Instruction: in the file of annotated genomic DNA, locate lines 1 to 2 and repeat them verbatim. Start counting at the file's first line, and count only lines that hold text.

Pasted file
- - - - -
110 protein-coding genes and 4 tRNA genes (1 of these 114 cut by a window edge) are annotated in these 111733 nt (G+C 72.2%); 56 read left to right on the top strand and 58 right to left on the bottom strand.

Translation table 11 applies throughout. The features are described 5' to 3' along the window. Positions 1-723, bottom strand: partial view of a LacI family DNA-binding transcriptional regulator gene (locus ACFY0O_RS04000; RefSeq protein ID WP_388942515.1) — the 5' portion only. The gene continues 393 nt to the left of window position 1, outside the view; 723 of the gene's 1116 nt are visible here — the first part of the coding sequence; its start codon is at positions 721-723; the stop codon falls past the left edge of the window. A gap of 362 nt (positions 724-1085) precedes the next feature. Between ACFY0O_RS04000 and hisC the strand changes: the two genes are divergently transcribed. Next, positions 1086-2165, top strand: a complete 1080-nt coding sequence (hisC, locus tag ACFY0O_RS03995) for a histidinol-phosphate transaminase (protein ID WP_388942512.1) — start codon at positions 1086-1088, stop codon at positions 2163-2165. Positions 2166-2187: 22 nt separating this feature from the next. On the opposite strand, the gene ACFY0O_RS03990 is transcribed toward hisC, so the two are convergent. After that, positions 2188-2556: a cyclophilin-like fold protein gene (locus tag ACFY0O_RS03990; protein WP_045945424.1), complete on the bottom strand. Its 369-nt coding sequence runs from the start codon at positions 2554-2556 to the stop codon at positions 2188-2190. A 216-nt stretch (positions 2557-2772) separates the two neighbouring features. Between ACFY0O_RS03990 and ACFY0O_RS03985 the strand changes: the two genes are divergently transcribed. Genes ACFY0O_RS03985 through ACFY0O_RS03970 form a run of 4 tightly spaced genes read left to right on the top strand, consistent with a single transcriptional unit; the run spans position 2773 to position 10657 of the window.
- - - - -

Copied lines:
110 protein-coding genes and 4 tRNA genes (1 of these 114 cut by a window edge) are annotated in these 111733 nt (G+C 72.2%); 56 read left to right on the top strand and 58 right to left on the bottom strand.

Translation table 11 applies throughout. The features are described 5' to 3' along the window. Positions 1-723, bottom strand: partial view of a LacI family DNA-binding transcriptional regulator gene (locus ACFY0O_RS04000; RefSeq protein ID WP_388942515.1) — the 5' portion only. The gene continues 393 nt to the left of window position 1, outside the view; 723 of the gene's 1116 nt are visible here — the first part of the coding sequence; its start codon is at positions 721-723; the stop codon falls past the left edge of the window. A gap of 362 nt (positions 724-1085) precedes the next feature. Between ACFY0O_RS04000 and hisC the strand changes: the two genes are divergently transcribed. Next, positions 1086-2165, top strand: a complete 1080-nt coding sequence (hisC, locus tag ACFY0O_RS03995) for a histidinol-phosphate transaminase (protein ID WP_388942512.1) — start codon at positions 1086-1088, stop codon at positions 2163-2165. Positions 2166-2187: 22 nt separating this feature from the next. On the opposite strand, the gene ACFY0O_RS03990 is transcribed toward hisC, so the two are convergent. After that, positions 2188-2556: a cyclophilin-like fold protein gene (locus tag ACFY0O_RS03990; protein WP_045945424.1), complete on the bottom strand. Its 369-nt coding sequence runs from the start codon at positions 2554-2556 to the stop codon at positions 2188-2190. A 216-nt stretch (positions 2557-2772) separates the two neighbouring features. Between ACFY0O_RS03990 and ACFY0O_RS03985 the strand changes: the two genes are divergently transcribed. Genes ACFY0O_RS03985 through ACFY0O_RS03970 form a run of 4 tightly spaced genes read left to right on the top strand, consistent with a single transcriptional unit; the run spans position 2773 to position 10657 of the window.